The muscles of the arm if you never exert them except in one fashion, will become set, so that you cannot move them, like the Indian Fakir, who held his arm aloft so long that he could not take it down again. Man, continuing in sin, becomes fixed in its habit. Only the other day we read of a great millionaire in New York, who once was weak enough to resolve to give a beggar a penny. He had grown old in covetousness, and he recollected himself just as he was about to bestow the gift, and said, "I should like to give you the penny, but you see I should have to lose the interest of it for ever, and I could not afford that." Habit grows upon a man. Everybody knows that when he has been making money, if he indulges the propensity to acquire, it will become a perfectly tyrannical master, ruling his own being.

(C. H. Spurgeon.)

It is a vice that increases in those who harbour it, making them miserable and utterly mean. A very wealthy French banker, worth many hundred thousand francs, would not purchase for himself a little meat when he was almost dying for want of the nourishment. A Russian miser used to go about his house at night barking like a dog, to prevent robbers coming to get any of his great wealth, and because he would not be at the expense of keeping a dog. Are not covetous people punished as the dog in the fable was, which, in snatching at the shadow in the water, lost the meat he had in his mouth? or as Tantalus was, of whom the ancients said he was up to the neck and surrounded with all good things, but he could never get or enjoy one of them? Covetous persons are also like the old man of whom Bunyan tells, who spent his life in raking together dirt, straw, and worthless things; whilst he never heeded the immortal crown an angel offered him. Rowland Hill said, "Covetous persons should be hung up by their heels, that all their money might fall from their pockets, for it would do them good to lose it, and others good to get it."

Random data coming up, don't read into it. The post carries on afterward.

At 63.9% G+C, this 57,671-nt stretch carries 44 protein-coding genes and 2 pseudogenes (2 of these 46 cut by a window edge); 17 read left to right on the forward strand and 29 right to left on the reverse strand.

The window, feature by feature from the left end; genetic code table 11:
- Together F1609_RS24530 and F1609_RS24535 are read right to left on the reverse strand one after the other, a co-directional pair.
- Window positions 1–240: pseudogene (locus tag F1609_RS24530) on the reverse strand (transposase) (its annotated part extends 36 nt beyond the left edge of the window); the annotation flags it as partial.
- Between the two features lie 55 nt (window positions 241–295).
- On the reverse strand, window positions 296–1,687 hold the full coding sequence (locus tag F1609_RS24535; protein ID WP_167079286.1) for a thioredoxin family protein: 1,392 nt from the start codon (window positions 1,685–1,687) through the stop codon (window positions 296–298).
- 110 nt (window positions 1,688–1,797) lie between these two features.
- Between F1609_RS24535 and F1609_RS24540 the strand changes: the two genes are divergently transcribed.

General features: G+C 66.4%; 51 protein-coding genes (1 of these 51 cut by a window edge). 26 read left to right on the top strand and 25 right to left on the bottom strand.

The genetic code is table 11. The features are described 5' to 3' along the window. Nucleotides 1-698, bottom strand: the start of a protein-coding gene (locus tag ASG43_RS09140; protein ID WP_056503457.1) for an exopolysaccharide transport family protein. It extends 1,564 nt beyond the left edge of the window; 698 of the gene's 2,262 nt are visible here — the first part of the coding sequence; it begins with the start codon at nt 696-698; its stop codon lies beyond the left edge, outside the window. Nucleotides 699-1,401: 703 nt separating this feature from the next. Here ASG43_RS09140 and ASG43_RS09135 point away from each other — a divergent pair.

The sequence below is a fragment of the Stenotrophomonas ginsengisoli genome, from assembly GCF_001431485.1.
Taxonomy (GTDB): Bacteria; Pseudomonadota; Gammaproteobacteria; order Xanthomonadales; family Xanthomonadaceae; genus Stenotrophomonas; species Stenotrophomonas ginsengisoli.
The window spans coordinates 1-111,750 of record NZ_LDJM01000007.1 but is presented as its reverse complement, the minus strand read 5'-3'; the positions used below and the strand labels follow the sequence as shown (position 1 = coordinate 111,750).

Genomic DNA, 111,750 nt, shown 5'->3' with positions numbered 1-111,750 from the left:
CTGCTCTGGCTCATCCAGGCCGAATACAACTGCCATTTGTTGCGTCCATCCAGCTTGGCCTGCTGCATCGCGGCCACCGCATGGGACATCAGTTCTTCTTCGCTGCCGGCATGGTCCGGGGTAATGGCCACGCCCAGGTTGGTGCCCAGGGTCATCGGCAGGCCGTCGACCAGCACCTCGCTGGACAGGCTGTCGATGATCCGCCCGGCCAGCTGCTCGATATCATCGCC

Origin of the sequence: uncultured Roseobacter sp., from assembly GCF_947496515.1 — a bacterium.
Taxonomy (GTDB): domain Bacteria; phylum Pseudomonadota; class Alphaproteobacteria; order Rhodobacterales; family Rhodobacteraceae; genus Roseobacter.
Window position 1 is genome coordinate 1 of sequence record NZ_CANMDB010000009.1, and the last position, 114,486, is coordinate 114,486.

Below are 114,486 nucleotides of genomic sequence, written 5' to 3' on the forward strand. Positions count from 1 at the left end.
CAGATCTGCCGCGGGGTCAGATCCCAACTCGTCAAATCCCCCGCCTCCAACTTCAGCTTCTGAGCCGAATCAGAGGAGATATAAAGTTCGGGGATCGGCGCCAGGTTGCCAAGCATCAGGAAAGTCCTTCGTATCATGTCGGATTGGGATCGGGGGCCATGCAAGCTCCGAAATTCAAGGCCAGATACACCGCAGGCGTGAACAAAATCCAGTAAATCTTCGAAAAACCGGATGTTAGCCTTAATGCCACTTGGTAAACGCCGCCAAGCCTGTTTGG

(Henry R. Burton.)

Hervey's Manual of Revivals.
A shepherd boy, of small experience, was one day leading his little flock near the entrance of a mountain cavern. He had been told that precious stones had often been discovered in such places. He was, therefore, tempted to leave his charge, and turn aside to explore the dark recesses of the cavern. He began to crawl in, but as he proceeded his face took on a veil of cobwebs, and his hands mittens of mud. He had not gone far when he saw two gems of a ruby glow lying near each other. He put forth his eager fingers to seize them, when a serpent bit him. In pain and fear he crawled quickly back to the light of day, and ran home to the chief shepherd to obtain some remedy for the bite. The good man, who was also his elder brother, sucked the poison from the wound, and applied to it a healing balm. Never afterwards did that shepherd covet the treasures which may lie concealed behind mountain rocks.

(Hervey's Manual of Revivals.)